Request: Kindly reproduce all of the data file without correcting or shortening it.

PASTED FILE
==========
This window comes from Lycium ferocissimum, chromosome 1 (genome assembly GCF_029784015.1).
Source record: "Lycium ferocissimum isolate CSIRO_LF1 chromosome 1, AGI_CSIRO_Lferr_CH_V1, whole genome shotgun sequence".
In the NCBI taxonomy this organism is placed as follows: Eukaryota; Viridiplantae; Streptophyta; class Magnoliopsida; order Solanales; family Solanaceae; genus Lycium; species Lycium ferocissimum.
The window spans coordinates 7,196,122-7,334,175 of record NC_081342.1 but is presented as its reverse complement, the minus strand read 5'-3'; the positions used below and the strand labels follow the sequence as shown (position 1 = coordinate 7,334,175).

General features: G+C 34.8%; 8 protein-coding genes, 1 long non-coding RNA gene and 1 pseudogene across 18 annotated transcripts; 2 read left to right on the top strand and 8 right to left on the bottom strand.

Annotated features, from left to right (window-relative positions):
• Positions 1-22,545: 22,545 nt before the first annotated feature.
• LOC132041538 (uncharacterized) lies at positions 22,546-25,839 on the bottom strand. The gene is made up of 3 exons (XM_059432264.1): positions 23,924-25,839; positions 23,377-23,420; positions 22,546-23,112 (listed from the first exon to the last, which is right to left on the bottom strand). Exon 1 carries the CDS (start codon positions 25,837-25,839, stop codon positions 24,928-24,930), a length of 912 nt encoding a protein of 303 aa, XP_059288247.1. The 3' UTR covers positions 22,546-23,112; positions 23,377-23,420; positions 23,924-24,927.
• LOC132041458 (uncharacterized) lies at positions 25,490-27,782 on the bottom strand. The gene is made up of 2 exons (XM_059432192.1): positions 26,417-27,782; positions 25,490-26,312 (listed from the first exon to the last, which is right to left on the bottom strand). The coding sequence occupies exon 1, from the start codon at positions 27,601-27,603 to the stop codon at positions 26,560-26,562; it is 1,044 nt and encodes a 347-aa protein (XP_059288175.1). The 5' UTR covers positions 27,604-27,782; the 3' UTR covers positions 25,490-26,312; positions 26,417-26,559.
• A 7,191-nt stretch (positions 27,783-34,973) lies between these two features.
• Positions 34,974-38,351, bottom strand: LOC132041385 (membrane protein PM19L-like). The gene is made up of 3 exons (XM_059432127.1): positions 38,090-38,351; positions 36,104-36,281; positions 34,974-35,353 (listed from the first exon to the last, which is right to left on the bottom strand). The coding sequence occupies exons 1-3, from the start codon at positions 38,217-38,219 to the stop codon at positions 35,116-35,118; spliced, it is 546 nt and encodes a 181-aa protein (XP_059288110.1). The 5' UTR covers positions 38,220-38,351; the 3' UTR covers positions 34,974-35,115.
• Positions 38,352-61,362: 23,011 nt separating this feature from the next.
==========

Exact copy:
This window comes from Lycium ferocissimum, chromosome 1 (genome assembly GCF_029784015.1).
Source record: "Lycium ferocissimum isolate CSIRO_LF1 chromosome 1, AGI_CSIRO_Lferr_CH_V1, whole genome shotgun sequence".
In the NCBI taxonomy this organism is placed as follows: Eukaryota; Viridiplantae; Streptophyta; class Magnoliopsida; order Solanales; family Solanaceae; genus Lycium; species Lycium ferocissimum.
The window spans coordinates 7,196,122-7,334,175 of record NC_081342.1 but is presented as its reverse complement, the minus strand read 5'-3'; the positions used below and the strand labels follow the sequence as shown (position 1 = coordinate 7,334,175).

General features: G+C 34.8%; 8 protein-coding genes, 1 long non-coding RNA gene and 1 pseudogene across 18 annotated transcripts; 2 read left to right on the top strand and 8 right to left on the bottom strand.

Annotated features, from left to right (window-relative positions):
• Positions 1-22,545: 22,545 nt before the first annotated feature.
• LOC132041538 (uncharacterized) lies at positions 22,546-25,839 on the bottom strand. The gene is made up of 3 exons (XM_059432264.1): positions 23,924-25,839; positions 23,377-23,420; positions 22,546-23,112 (listed from the first exon to the last, which is right to left on the bottom strand). Exon 1 carries the CDS (start codon positions 25,837-25,839, stop codon positions 24,928-24,930), a length of 912 nt encoding a protein of 303 aa, XP_059288247.1. The 3' UTR covers positions 22,546-23,112; positions 23,377-23,420; positions 23,924-24,927.
• LOC132041458 (uncharacterized) lies at positions 25,490-27,782 on the bottom strand. The gene is made up of 2 exons (XM_059432192.1): positions 26,417-27,782; positions 25,490-26,312 (listed from the first exon to the last, which is right to left on the bottom strand). The coding sequence occupies exon 1, from the start codon at positions 27,601-27,603 to the stop codon at positions 26,560-26,562; it is 1,044 nt and encodes a 347-aa protein (XP_059288175.1). The 5' UTR covers positions 27,604-27,782; the 3' UTR covers positions 25,490-26,312; positions 26,417-26,559.
• A 7,191-nt stretch (positions 27,783-34,973) lies between these two features.
• Positions 34,974-38,351, bottom strand: LOC132041385 (membrane protein PM19L-like). The gene is made up of 3 exons (XM_059432127.1): positions 38,090-38,351; positions 36,104-36,281; positions 34,974-35,353 (listed from the first exon to the last, which is right to left on the bottom strand). The coding sequence occupies exons 1-3, from the start codon at positions 38,217-38,219 to the stop codon at positions 35,116-35,118; spliced, it is 546 nt and encodes a 181-aa protein (XP_059288110.1). The 5' UTR covers positions 38,220-38,351; the 3' UTR covers positions 34,974-35,115.
• Positions 38,352-61,362: 23,011 nt separating this feature from the next.